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  • Writer's pictureDonna Zabel

Moroccan Memories

A beautiful Moroccan model gate is now on my wall. It is a foot tall, with inlaid tiles and intricate, hand-made metalwork trim. In the center are a pair of six-inch doors with handles that open to a charming little mirror. A perfect souvenir of Morocco, a country that initially seems intimidating but easily opens to reveal wonderful sights and experiences.


The gateway to Morocco’s wonders is the unwelcoming, bureaucracy overloaded Casablanca airport that had me questioning why I came. Until I exited the dark building into blinding sunshine and a smiling welcome from Ismail Janani from Morocco Tours. Over the next ten days, Ismail introduced our small group to the many wonders of this amazing country as we roamed over much of Morocco.


In Casablanca we had a review of the famous Hassan II Mosque and once interesting neighborhoods that have lost their charm in the rapid growth of this commercial center. Then on to our first evening in the capitol city Rabat. This thousand-year-old seaside city, one of the four Imperial Cities of Morocco, has seen periods of growth and decline, of occupation and rulership. Ruins of ancient Phoenicians and Romans are not far away. The 12th century saw the ruling caliph challenging the dominance of southern Spain with the planned construction of what would have been the world’s largest mosque. His death brought end to those plans and today the Hassan tower, old walls, and multiple pillars are what remains.



Rabat Medina


As the capitol, Rabat houses the sprawling Royal Palace, a complex of buildings, mosque, manicured grounds, and fountain. The historical library, off limits to ordinary visitors, contain some of Morocco’s most important papers. Of particular importance to our small group of American travelers is the treaty between the fledgling United States and Morocco from 1777. Of all the countries in the world, Morocco was the first to recognize the newly independent nation and remains our oldest ally.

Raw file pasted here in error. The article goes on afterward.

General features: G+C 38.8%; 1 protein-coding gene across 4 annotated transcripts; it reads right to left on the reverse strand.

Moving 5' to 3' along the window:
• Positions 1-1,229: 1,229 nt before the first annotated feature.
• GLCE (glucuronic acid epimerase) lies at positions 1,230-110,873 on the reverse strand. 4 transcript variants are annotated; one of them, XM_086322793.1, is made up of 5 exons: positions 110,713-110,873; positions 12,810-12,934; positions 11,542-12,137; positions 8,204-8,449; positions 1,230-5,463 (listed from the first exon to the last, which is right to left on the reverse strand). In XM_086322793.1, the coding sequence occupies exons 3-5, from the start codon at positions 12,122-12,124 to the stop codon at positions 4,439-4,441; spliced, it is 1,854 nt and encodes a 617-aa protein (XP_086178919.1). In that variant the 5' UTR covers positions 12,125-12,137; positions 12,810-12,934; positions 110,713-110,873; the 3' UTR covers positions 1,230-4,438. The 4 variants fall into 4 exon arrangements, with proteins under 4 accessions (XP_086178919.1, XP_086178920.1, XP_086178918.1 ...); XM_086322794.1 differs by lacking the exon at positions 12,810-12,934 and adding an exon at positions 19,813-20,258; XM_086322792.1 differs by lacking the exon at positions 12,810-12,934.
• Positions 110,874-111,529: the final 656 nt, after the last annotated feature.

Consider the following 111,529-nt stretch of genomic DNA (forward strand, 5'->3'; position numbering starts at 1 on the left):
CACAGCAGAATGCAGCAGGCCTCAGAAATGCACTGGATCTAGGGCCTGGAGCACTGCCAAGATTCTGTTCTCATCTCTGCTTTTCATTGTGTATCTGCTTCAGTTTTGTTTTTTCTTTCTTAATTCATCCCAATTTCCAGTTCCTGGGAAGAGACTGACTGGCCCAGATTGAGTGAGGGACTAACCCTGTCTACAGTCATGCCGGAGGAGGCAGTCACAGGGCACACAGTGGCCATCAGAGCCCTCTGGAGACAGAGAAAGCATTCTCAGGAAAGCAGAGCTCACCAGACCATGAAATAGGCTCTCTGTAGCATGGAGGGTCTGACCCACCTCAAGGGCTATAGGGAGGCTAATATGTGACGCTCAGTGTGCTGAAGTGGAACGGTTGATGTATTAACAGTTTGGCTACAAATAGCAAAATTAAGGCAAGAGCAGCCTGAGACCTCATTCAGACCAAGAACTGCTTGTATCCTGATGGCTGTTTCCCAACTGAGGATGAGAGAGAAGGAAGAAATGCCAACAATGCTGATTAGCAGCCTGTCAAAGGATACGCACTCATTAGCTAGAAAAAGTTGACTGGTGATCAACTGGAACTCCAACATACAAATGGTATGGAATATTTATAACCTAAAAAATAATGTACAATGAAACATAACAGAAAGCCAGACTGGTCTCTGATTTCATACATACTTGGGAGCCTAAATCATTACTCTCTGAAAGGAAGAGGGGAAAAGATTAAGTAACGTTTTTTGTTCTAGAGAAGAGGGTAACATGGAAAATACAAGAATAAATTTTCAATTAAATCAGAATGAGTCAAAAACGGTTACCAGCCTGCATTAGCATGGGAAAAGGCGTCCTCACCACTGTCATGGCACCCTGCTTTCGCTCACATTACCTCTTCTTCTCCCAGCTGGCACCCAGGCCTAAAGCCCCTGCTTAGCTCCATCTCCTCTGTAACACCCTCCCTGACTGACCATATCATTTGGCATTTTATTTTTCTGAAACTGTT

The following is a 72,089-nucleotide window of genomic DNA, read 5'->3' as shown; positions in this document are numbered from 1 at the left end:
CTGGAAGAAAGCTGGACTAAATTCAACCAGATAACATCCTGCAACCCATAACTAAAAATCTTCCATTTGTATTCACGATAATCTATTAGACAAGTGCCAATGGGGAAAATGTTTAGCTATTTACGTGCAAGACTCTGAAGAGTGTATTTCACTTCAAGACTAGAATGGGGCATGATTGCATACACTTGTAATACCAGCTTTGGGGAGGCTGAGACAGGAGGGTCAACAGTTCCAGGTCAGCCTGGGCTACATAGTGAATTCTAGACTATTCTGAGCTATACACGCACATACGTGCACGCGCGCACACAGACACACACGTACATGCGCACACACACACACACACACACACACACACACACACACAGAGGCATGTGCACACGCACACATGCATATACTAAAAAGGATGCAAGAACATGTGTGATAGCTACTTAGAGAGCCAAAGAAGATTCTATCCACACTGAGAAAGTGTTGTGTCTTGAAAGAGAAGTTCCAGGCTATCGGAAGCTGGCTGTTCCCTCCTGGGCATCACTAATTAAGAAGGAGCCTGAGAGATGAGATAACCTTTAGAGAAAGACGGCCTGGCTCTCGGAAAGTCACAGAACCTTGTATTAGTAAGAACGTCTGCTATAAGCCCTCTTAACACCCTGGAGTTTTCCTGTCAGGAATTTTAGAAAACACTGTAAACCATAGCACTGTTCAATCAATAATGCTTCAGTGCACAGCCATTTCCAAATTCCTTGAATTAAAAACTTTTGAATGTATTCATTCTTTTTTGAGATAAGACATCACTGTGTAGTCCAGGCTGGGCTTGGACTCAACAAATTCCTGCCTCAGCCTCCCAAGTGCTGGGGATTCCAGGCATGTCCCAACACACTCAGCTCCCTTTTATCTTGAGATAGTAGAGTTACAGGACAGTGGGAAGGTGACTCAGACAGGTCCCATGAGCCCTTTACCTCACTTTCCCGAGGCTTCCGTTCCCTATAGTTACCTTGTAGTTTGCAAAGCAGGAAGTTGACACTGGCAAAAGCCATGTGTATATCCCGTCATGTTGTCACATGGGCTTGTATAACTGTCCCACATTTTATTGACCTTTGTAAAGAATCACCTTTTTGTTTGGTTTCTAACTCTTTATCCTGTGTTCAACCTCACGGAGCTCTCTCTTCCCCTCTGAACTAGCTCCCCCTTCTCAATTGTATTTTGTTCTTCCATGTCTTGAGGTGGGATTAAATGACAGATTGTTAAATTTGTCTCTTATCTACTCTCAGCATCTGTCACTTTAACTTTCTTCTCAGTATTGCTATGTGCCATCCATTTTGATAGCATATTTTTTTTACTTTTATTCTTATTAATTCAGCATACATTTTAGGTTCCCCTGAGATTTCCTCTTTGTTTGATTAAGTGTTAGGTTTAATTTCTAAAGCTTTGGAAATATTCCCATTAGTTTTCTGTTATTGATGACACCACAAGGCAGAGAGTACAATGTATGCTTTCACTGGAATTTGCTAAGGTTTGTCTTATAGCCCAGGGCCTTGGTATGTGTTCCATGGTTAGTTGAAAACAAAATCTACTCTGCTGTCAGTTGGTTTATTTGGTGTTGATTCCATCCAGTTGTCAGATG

A few hours, but centuries away, tucked in the mountains in the north, is the Blue City Chefchaouen. Even our small van cannot navigate the narrow winding streets, especially in the noisy chaos of the late afternoon as the residents—women in long skirts, men in long traditional robes, scores of children running in between—finish shopping for the evening’s meal or selling the day’s last trinkets to tourists. Exiting the van among the shouting porters hastily piling our bags and pointing the way, the initial impression is sensory confusion. Everywhere you look are centuries old buildings painted robin egg’s blue and adorned with strings of bright oranges or colorful flowers. Guided through the crowded streets our little group is ushered into the calm oasis of our beautifully traditional riad. The vibrant colors blend in harmony that is both stimulating and relaxing. Just like the refreshments offered as we wait on comfortable cushions for our rooms: mint tea and sweet cookies.